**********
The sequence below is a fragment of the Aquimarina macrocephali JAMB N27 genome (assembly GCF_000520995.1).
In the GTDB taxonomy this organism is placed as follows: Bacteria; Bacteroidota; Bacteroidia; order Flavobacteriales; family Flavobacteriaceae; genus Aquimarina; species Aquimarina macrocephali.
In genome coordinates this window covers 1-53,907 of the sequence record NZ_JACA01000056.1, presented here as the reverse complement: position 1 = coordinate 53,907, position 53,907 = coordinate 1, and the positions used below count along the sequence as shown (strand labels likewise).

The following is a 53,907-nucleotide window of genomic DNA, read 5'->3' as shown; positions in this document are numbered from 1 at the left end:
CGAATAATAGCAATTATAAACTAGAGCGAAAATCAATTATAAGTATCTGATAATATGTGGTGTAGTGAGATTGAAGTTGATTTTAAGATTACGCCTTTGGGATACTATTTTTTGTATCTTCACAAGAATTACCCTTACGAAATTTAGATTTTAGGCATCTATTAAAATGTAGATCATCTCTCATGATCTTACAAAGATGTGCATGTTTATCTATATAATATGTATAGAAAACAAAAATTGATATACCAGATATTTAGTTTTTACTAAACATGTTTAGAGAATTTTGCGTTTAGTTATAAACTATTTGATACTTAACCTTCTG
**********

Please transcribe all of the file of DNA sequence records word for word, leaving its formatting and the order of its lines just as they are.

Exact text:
The sequence below is a fragment of the Aquimarina macrocephali JAMB N27 genome (assembly GCF_000520995.1).
In the GTDB taxonomy this organism is placed as follows: Bacteria; Bacteroidota; Bacteroidia; order Flavobacteriales; family Flavobacteriaceae; genus Aquimarina; species Aquimarina macrocephali.
In genome coordinates this window covers 1-53,907 of the sequence record NZ_JACA01000056.1, presented here as the reverse complement: position 1 = coordinate 53,907, position 53,907 = coordinate 1, and the positions used below count along the sequence as shown (strand labels likewise).

The following is a 53,907-nucleotide window of genomic DNA, read 5'->3' as shown; positions in this document are numbered from 1 at the left end:
CGAATAATAGCAATTATAAACTAGAGCGAAAATCAATTATAAGTATCTGATAATATGTGGTGTAGTGAGATTGAAGTTGATTTTAAGATTACGCCTTTGGGATACTATTTTTTGTATCTTCACAAGAATTACCCTTACGAAATTTAGATTTTAGGCATCTATTAAAATGTAGATCATCTCTCATGATCTTACAAAGATGTGCATGTTTATCTATATAATATGTATAGAAAACAAAAATTGATATACCAGATATTTAGTTTTTACTAAACATGTTTAGAGAATTTTGCGTTTAGTTATAAACTATTTGATACTTAACCTTCTG